CASPER — Former Wyoming Govs. Mike Sullivan and Jim Geringer said political candidates — in particular, presidential hopefuls — embrace reality-television-style messaging and explosive statements that result in lower-quality policy for the country.
At a time when Donald Trump, the presumptive GOP presidential nominee, has come under fire for posting what many consider to be an anti-Semitic image, the former governors said instant communication is hurting the country. Geringer, a Republican, said the problem exists on the left, too.
“What we’re seeing … in politics generally is sort of bowing to the lowest denominator,” said Sullivan, a Democrat. “It seems the lowest common denominator has been set by reality TV and 24-hour news and sort of the instant communication that we have. I think it’s unfortunate and I hope we can avoid it in Wyoming, which we always have.”
“The standard seems to be the best way to get attention is to be outrageous,” Geringer added. “So whether it’s the genuine response that either of the two presumed presidential candidates are displaying or the urge to say ‘How am I going to get more than a quick sound bite on television? I have to say something that really smacks them upside the head.’ And that just degenerates the entire discourse.”
Sullivan and Geringer were at Casper College last week preparing for Aug. 2 debates for U.S. House candidates. The Star-Tribune, Wyoming PBS and the college are sponsoring the event.
The governors’ administrations were back-to-back: Sullivan led the state from 1987 to 1995. Geringer governed from 1995 to 2003.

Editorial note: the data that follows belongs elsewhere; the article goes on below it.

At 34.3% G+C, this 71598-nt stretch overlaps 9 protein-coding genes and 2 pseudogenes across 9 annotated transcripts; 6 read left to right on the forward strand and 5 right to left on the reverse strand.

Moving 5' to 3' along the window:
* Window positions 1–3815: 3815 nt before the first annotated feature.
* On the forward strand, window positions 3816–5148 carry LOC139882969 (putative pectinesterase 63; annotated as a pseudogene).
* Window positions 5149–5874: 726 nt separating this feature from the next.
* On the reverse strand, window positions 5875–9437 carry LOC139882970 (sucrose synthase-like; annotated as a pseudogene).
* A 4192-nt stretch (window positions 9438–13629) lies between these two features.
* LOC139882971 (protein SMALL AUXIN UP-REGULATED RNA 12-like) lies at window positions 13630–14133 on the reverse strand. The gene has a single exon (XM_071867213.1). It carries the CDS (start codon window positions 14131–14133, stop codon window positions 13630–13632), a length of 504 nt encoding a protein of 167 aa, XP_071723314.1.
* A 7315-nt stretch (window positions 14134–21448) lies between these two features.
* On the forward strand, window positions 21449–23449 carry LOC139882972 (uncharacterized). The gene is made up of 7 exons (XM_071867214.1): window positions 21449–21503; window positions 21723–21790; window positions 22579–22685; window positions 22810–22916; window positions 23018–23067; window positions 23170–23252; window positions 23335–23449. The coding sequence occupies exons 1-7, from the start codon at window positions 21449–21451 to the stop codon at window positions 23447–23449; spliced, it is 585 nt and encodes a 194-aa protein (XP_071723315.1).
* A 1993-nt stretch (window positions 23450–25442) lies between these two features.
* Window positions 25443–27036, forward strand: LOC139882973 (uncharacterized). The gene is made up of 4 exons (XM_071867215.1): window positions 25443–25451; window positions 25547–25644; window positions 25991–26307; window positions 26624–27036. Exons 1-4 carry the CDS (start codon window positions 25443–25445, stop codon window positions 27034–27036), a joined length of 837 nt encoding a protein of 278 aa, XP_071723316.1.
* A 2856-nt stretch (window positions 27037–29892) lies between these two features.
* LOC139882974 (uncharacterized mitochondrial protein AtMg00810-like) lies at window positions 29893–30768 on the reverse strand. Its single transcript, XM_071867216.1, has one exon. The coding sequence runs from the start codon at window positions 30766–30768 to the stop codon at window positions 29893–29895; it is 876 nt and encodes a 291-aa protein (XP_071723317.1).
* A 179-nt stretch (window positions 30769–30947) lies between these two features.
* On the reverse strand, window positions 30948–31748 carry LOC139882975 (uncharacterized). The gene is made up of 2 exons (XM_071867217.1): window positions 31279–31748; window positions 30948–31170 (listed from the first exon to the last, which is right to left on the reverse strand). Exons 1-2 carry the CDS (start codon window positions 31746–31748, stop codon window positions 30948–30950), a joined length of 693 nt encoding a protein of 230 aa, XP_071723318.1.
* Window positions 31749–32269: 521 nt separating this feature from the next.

Sullivan lives in Casper, recently retired from his law practice. Former President Bill Clinton named him ambassador to Ireland in 1998.
Geringer, who lives in Cheyenne, is a mechanical engineer and works for a technology company. He’s also worked as a farmer, an Air Force officer and in the space program.
There’s a chance some people will not vote because they’re unhappy with the options of Trump and Hillary Clinton, Geringer said. Another group will vote for third-party candidates.
“It means the people who voted in the election, the one who receives the most votes will probably not even get 50 percent,” he said.
“It’s very likely to be a low percentage. I don’t know how low, but 40 percent is not out of the question. It makes it very difficult for either candidate to govern according to a mandate.”
Both governors led the state during an oil downturn. At that time, coal and gas didn’t provide as high proportions of revenue to the state as they have more recently. Both men had to cut government. Gov. Matt Mead and the Legislature have reduced the state budget due to downturns in energy prices, too.
Neither former governor spoke in much detail about which cuts they support and which they oppose. They said the challenge facing Wyoming is that energy revenues continue to fall behind projections, which has been challenging for state agencies.
Sullivan said that both parties were more unified in the 1990s than they are today. The Republicans, in particular, are fractured between the tea party and more mainstream camps, he said.
“There are different bases within the parties, and legislatively and locally and nationally people are trying to establish their bases,” he said. “Therefore, policies become driven by a sort of different dynamic, which is bothersome.”
The factions are more pronounced during primary elections, Geringer said.
“(Candidates) play to the edge (more) than what would be the mainstream of either party,” he said.
Sullivan believes it is easier to be governor when the opposing party controls the Legislature. The tension between the two branches is obviously based on ideology. But with one party controlling most of government, “the tensions isn’t as constructive because it’s sort of internal fighting. And it’s more about power than anything else internally it seems to be.
“I think it’s an opinion that other governors who’ve had the same circumstance held: that you can have a better, more transparent discussion of the issues if you have more of a political balance,” he said.
By Laura Hancock
Casper Star Tribune